Billy Strings: "I see a lot of similarities between metal guitar and mandolin, especially in tremolo picking"

Billy Strings goes ballistic on a Preston Thompson dreadnought (Image credit: Jesse Faatz)

Billy Strings has already packed a lifetime’s worth of flatpicking into his 27 years - and that’s no exaggeration. Born William Apostol, the Michigan native, who just released his second solo album, Home, was immersed in the sounds of bluegrass legends like Bill Monroe, Ralph Stanley and Doc Watson practically from birth by his father. By the age of three, he was playing guitar himself. 

“My dad taught me G, C and D and gave me a capo, and I could play just about any bluegrass song,” Strings says.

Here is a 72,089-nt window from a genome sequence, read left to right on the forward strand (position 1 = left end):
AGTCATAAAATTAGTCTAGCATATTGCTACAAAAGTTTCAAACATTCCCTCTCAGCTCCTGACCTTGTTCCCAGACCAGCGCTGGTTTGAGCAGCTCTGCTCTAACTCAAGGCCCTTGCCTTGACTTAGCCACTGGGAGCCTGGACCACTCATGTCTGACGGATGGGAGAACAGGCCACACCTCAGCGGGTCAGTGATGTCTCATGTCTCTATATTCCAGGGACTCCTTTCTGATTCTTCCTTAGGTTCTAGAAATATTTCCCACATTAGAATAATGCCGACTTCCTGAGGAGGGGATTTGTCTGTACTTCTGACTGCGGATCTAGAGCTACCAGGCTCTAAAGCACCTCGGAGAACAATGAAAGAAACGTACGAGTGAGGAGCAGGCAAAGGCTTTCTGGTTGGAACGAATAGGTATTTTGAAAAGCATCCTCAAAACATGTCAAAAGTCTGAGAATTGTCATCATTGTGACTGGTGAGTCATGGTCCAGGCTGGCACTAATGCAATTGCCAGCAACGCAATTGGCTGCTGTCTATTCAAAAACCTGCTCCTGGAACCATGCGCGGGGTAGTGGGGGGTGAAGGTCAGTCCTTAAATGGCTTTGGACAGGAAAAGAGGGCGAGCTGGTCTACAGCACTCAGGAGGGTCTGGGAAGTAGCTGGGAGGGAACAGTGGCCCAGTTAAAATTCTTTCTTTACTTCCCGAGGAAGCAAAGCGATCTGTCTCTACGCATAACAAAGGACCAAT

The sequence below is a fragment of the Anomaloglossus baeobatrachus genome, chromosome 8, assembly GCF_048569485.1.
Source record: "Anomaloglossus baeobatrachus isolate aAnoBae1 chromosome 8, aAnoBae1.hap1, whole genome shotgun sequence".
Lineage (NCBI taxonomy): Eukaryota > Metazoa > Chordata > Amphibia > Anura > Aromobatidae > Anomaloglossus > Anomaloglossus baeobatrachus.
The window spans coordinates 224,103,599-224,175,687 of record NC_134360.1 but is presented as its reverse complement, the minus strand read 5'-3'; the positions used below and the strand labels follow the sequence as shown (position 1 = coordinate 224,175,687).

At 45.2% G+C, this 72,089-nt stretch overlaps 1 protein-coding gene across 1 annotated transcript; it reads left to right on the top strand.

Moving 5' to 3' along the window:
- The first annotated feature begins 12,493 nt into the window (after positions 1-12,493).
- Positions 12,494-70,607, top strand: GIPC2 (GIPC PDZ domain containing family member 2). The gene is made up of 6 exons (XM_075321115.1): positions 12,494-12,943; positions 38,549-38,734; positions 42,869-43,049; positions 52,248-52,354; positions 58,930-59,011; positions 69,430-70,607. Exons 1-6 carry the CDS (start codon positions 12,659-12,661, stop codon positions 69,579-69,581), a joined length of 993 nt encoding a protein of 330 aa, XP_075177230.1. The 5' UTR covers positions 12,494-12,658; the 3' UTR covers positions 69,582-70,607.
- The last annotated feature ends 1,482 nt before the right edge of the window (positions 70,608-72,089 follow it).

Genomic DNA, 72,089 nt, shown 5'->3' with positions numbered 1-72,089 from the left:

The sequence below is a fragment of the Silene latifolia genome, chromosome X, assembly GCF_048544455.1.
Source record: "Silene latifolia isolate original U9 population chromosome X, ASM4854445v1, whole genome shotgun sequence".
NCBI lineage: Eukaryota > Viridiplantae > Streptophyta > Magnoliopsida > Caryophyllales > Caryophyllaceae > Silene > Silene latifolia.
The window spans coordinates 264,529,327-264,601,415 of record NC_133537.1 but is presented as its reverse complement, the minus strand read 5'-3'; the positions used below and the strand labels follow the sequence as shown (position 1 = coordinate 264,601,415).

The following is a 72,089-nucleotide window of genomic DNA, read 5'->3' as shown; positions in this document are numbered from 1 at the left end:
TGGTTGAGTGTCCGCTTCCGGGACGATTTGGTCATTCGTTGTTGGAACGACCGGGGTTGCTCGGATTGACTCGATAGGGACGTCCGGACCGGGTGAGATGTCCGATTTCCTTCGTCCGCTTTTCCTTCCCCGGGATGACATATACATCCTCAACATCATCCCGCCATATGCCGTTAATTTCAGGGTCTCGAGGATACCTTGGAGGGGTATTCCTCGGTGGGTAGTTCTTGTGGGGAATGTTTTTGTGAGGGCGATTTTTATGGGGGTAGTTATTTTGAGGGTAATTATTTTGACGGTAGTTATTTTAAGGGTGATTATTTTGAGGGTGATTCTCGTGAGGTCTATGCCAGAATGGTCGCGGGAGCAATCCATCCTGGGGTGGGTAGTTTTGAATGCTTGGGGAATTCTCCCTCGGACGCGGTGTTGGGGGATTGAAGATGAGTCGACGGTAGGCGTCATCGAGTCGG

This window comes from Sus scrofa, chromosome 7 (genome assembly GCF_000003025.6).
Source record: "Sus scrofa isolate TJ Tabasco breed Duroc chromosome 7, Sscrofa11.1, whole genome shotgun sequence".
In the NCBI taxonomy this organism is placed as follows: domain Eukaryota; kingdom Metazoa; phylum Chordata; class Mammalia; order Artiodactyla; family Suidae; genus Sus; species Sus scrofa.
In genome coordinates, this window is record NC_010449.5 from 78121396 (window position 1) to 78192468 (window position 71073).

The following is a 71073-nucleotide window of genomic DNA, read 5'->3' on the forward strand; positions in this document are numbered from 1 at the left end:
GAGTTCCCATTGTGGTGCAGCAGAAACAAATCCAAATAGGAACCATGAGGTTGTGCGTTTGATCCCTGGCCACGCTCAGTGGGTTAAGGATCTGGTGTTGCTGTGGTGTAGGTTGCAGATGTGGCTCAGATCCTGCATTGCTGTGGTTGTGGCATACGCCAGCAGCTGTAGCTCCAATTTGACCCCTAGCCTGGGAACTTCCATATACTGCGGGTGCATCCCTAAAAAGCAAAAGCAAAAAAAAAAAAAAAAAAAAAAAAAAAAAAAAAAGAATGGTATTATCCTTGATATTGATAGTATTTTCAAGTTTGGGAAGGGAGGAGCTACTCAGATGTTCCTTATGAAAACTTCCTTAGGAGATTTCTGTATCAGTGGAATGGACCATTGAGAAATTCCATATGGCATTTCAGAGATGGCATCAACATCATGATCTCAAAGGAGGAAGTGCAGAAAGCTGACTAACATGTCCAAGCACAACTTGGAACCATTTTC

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Richard Bienstock

Rich is the co-author of the best-selling Nöthin' But a Good Time: The Uncensored History of the '80s Hard Rock Explosion. He is also a recording and performing musician, and a former editor of Guitar World magazine and executive editor of Guitar Aficionado magazine. He has authored several additional books, among them Kurt Cobain: Montage of Heck, the companion to the documentary of the same name.